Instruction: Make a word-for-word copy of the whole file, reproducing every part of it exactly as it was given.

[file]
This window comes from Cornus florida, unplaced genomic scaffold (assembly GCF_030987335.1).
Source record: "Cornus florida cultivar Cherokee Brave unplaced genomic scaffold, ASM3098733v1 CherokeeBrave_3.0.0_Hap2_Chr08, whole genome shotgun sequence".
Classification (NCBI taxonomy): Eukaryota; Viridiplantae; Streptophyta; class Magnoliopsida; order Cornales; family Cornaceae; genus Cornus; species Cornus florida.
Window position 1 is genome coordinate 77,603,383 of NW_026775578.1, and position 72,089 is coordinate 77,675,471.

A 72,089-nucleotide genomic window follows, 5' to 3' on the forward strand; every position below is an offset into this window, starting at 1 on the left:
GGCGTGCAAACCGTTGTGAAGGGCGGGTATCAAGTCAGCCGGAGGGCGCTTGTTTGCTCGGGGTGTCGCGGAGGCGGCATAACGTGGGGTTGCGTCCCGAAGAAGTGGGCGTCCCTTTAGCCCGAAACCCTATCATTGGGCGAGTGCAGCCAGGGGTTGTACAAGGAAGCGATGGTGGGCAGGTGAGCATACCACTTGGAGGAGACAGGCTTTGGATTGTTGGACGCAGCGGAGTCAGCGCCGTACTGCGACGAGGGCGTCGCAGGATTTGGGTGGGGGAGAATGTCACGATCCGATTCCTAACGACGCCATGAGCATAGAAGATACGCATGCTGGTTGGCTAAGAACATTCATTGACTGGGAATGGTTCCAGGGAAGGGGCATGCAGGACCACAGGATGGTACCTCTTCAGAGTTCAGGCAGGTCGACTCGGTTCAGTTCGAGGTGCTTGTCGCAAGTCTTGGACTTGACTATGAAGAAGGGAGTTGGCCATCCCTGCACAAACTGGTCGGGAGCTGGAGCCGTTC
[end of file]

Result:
This window comes from Cornus florida, unplaced genomic scaffold (assembly GCF_030987335.1).
Source record: "Cornus florida cultivar Cherokee Brave unplaced genomic scaffold, ASM3098733v1 CherokeeBrave_3.0.0_Hap2_Chr08, whole genome shotgun sequence".
Classification (NCBI taxonomy): Eukaryota; Viridiplantae; Streptophyta; class Magnoliopsida; order Cornales; family Cornaceae; genus Cornus; species Cornus florida.
Window position 1 is genome coordinate 77,603,383 of NW_026775578.1, and position 72,089 is coordinate 77,675,471.

A 72,089-nucleotide genomic window follows, 5' to 3' on the forward strand; every position below is an offset into this window, starting at 1 on the left:
GGCGTGCAAACCGTTGTGAAGGGCGGGTATCAAGTCAGCCGGAGGGCGCTTGTTTGCTCGGGGTGTCGCGGAGGCGGCATAACGTGGGGTTGCGTCCCGAAGAAGTGGGCGTCCCTTTAGCCCGAAACCCTATCATTGGGCGAGTGCAGCCAGGGGTTGTACAAGGAAGCGATGGTGGGCAGGTGAGCATACCACTTGGAGGAGACAGGCTTTGGATTGTTGGACGCAGCGGAGTCAGCGCCGTACTGCGACGAGGGCGTCGCAGGATTTGGGTGGGGGAGAATGTCACGATCCGATTCCTAACGACGCCATGAGCATAGAAGATACGCATGCTGGTTGGCTAAGAACATTCATTGACTGGGAATGGTTCCAGGGAAGGGGCATGCAGGACCACAGGATGGTACCTCTTCAGAGTTCAGGCAGGTCGACTCGGTTCAGTTCGAGGTGCTTGTCGCAAGTCTTGGACTTGACTATGAAGAAGGGAGTTGGCCATCCCTGCACAAACTGGTCGGGAGCTGGAGCCGTTC